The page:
The project, which is slated to run from May 2020 to August 2021, will also ensure the library remains a vital community resource during the digital age, she said.
While the library continues to grow its digital assets, including publications that patrons can download, its physical facility draws 500 people a day.
“Many people still need to come in and use the computer,” said Schwartz, citing statistics that nearly 50 percent of Flint households lack a computer and 40 percent are without a smartphone. “That’s a huge need that we’re helping fill in our community.”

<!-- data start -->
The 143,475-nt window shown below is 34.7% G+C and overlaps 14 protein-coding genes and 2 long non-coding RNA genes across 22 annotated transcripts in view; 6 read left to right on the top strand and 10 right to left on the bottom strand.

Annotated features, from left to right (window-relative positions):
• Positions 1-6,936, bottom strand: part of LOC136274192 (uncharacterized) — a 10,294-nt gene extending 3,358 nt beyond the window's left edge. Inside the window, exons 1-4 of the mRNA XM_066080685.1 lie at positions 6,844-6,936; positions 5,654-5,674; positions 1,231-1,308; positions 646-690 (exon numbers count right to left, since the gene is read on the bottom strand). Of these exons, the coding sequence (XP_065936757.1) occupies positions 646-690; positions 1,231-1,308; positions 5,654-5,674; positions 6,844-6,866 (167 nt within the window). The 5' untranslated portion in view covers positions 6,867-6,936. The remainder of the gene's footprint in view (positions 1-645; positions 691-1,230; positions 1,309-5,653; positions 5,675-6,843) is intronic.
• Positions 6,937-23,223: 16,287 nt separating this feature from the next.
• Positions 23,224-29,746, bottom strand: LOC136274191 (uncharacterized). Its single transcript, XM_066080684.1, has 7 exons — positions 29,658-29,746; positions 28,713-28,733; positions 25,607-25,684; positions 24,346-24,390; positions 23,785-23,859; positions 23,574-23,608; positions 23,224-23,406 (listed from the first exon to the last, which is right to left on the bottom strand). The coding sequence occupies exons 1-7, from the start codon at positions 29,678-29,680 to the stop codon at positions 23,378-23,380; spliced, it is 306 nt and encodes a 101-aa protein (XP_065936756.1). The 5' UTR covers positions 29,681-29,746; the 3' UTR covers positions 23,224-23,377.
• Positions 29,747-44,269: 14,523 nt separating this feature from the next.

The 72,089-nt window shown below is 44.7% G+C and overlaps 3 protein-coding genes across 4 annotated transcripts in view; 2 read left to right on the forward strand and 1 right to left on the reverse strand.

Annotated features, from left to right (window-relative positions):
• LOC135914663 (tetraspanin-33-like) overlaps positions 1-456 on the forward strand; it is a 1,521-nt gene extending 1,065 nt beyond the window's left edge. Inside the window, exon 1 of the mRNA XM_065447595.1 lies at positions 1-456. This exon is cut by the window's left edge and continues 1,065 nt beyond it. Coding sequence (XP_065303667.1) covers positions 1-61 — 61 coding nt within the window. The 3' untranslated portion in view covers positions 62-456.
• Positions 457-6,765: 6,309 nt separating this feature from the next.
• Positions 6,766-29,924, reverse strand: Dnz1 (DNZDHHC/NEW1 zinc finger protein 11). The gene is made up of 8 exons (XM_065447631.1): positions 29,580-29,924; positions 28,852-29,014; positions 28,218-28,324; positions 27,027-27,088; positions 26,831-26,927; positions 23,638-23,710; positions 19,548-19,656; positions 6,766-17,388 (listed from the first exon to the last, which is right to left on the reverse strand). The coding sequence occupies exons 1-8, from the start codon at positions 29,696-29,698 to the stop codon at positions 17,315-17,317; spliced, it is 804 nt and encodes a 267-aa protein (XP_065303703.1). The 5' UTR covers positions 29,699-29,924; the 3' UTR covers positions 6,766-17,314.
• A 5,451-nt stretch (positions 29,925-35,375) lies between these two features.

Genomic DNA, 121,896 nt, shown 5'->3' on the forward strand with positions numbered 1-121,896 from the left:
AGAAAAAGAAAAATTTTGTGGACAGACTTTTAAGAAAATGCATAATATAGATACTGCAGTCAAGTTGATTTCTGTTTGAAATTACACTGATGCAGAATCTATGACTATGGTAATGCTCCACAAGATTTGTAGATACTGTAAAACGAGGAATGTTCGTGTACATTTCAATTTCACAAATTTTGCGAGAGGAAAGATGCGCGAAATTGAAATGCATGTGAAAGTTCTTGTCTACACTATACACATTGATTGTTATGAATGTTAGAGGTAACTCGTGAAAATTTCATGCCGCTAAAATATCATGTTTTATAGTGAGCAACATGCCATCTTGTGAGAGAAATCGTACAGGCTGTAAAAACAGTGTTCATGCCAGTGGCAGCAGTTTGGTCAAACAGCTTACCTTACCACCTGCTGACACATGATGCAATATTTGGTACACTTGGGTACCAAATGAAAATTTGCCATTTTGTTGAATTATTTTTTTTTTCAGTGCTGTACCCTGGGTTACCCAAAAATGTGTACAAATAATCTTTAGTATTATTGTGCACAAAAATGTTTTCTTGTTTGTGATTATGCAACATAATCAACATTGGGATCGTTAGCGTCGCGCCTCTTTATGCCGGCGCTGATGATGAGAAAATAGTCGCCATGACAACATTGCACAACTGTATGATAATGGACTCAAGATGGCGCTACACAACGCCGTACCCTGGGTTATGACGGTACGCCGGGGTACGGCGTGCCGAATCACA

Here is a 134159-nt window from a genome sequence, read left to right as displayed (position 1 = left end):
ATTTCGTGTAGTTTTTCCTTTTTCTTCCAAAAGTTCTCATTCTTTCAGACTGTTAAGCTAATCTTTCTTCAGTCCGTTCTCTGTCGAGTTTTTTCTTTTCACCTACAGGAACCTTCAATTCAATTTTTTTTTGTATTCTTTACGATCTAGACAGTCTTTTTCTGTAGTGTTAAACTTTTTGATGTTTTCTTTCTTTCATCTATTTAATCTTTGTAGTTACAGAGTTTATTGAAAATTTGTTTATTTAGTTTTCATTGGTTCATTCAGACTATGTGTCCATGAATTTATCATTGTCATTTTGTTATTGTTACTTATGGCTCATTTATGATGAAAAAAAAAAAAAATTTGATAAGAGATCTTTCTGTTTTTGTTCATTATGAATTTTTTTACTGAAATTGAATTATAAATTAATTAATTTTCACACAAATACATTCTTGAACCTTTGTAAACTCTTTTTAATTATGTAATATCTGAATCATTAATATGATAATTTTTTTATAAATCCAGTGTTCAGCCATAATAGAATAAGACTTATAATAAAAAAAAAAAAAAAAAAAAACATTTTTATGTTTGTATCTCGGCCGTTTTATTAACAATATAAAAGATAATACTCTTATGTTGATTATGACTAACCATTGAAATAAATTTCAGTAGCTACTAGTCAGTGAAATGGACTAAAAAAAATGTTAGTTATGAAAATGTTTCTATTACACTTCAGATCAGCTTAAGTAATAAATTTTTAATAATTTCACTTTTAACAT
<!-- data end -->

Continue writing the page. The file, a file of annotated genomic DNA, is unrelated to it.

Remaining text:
For example, she notes, online access allows residents to sign up for government services or apply for jobs.
The revamped library will also feature more and a greater variety of meeting spaces, including study rooms for two to four people, four classroom-size spaces, a 150-person community room and a mini conference center that will seat around 70 with three adjacent rooms that will accommodate about eight people.
“What we’re setting ourselves up to do is be really useful for the general community and the business community,” said Schwartz, adding that the spaces will be available for free or at a low cost, depending on the user. “There’s going to be lots of opportunity for people to use this building in different ways than they ever have.”